Hillary Clinton was supposed to trounce Donald Trump two years (or was it two centuries?) ago. She was a poor candidate on many levels, but he was too preposterous to win.
The prevailing view, back then, was that when the campaign would finally be over, the demons Trump let loose would have to be dealt with, but Trump and Trumpism would soon be forgotten, like a bad dream.
By “Trumpism,” I mean that particular brand of authoritarian nationalism, replete with racist, nativist and misogynistic inflections, which, in tandem with the ideologies of evangelical Christians, rightwing Zionists, free marketeers, and outright fascists, has taken over the Republican Party.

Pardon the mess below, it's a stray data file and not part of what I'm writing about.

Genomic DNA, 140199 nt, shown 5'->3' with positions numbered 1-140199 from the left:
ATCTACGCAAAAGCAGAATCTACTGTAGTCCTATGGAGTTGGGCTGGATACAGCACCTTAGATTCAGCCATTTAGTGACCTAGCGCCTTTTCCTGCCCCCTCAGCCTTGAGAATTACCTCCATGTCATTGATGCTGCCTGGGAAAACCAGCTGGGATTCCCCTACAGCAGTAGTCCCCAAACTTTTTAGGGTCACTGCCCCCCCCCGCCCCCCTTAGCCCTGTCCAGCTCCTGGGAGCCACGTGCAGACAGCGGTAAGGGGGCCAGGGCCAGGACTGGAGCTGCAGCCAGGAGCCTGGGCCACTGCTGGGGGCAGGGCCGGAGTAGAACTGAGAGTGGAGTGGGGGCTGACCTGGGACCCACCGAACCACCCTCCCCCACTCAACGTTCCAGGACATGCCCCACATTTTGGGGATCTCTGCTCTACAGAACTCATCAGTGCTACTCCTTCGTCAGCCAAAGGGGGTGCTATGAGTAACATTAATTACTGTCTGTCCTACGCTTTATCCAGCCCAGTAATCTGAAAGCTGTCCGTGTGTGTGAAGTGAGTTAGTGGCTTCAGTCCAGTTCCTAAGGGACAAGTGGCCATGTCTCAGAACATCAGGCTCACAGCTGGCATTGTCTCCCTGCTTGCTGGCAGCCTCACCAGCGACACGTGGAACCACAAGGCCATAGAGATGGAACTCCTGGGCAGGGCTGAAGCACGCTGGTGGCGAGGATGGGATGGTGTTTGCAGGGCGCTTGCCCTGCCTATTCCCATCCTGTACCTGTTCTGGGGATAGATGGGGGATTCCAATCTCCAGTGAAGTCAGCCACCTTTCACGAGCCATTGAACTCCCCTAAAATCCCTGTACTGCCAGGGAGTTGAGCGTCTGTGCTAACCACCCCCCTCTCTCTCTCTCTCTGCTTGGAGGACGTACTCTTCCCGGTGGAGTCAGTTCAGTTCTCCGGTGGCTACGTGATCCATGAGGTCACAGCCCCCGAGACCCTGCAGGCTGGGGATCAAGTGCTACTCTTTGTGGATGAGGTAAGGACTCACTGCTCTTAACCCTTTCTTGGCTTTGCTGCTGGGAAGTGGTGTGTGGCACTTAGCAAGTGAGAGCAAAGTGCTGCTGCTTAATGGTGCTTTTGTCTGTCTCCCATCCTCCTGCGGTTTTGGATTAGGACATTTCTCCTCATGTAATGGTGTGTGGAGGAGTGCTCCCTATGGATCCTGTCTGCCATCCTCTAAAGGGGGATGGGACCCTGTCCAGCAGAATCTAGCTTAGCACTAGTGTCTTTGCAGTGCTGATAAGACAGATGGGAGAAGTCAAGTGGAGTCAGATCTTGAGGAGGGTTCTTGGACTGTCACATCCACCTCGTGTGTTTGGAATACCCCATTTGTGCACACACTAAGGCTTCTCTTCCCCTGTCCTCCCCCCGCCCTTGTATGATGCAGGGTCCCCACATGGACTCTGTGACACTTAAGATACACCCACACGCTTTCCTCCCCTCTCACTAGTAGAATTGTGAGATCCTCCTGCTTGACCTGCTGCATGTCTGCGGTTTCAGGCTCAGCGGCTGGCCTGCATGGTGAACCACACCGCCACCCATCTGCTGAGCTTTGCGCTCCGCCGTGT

Things didn’t quite work out that way. Trump won – by getting the most votes in the Electoral College – and his campaign is now remembered almost fondly for being less odious than he and his administration have gone on to be.
Moreover, it is, by now, well understood that no matter what happens in the midterm elections, the nightmare that was supposed to end with the Trump campaign is not about to disappear into the ether any time soon.
It is therefore timely to reflect on the short and longer-term implications of the present moment.
It is especially urgent to undertake that reflection with a view to figuring out how best to deal with what is, sadly, the only real alternative to the Party of Trump and Trumpism, the Democratic Party.
To that end, it is important to guard…